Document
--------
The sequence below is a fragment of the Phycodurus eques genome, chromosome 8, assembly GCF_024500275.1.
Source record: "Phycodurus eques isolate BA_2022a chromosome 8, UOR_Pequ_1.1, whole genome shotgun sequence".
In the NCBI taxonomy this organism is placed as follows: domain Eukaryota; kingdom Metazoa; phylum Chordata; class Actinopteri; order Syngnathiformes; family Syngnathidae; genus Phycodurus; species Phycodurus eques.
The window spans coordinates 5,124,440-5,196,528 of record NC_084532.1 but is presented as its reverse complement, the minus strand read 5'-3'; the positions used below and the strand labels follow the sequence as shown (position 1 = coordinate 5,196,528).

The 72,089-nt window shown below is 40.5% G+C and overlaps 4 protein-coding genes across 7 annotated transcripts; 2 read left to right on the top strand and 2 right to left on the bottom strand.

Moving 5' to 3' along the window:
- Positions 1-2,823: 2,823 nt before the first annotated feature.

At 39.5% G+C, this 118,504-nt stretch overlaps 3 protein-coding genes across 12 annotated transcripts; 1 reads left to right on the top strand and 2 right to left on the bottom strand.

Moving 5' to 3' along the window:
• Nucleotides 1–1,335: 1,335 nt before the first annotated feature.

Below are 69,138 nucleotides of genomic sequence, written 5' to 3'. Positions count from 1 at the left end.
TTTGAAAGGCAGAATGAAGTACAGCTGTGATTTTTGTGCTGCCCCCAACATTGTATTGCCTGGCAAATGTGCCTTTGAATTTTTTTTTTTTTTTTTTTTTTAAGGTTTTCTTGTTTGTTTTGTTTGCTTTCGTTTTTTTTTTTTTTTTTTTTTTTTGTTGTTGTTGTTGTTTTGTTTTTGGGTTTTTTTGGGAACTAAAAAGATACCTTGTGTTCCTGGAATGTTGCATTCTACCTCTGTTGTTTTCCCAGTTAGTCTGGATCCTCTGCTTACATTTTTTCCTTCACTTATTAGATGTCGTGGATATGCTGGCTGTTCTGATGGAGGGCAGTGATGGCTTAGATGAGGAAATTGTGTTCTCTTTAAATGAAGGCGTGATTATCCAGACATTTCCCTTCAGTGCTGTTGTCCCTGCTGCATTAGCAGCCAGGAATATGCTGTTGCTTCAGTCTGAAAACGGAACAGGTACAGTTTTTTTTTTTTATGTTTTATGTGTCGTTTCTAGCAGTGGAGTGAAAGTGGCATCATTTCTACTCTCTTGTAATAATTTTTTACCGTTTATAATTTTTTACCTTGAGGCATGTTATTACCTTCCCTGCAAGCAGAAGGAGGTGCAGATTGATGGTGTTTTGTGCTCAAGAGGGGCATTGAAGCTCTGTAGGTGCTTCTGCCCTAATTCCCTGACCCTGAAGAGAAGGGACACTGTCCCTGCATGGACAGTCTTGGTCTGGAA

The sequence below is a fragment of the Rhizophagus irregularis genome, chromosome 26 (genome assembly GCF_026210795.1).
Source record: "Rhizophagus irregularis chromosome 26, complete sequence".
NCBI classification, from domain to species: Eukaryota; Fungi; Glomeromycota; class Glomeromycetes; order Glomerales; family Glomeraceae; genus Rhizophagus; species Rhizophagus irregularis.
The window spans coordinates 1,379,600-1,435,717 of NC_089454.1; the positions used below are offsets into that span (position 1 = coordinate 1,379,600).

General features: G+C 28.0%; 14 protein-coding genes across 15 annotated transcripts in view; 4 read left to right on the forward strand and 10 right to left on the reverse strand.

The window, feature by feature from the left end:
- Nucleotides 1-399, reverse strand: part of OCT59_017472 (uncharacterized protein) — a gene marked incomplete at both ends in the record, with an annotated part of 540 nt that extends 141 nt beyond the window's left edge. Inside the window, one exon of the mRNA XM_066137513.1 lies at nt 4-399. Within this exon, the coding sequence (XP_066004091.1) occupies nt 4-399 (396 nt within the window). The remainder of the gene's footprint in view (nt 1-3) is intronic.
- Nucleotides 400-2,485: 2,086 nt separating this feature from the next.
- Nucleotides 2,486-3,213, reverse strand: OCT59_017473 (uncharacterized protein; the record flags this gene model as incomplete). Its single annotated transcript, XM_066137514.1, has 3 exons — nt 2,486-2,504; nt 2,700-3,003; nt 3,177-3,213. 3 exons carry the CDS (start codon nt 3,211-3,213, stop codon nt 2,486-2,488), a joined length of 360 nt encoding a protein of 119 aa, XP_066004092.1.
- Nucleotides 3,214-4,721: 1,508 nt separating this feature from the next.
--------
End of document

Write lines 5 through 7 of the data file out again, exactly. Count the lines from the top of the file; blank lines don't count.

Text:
The 72,089-nt window shown below is 40.5% G+C and overlaps 4 protein-coding genes across 7 annotated transcripts; 2 read left to right on the top strand and 2 right to left on the bottom strand.

Moving 5' to 3' along the window:
- Positions 1-2,823: 2,823 nt before the first annotated feature.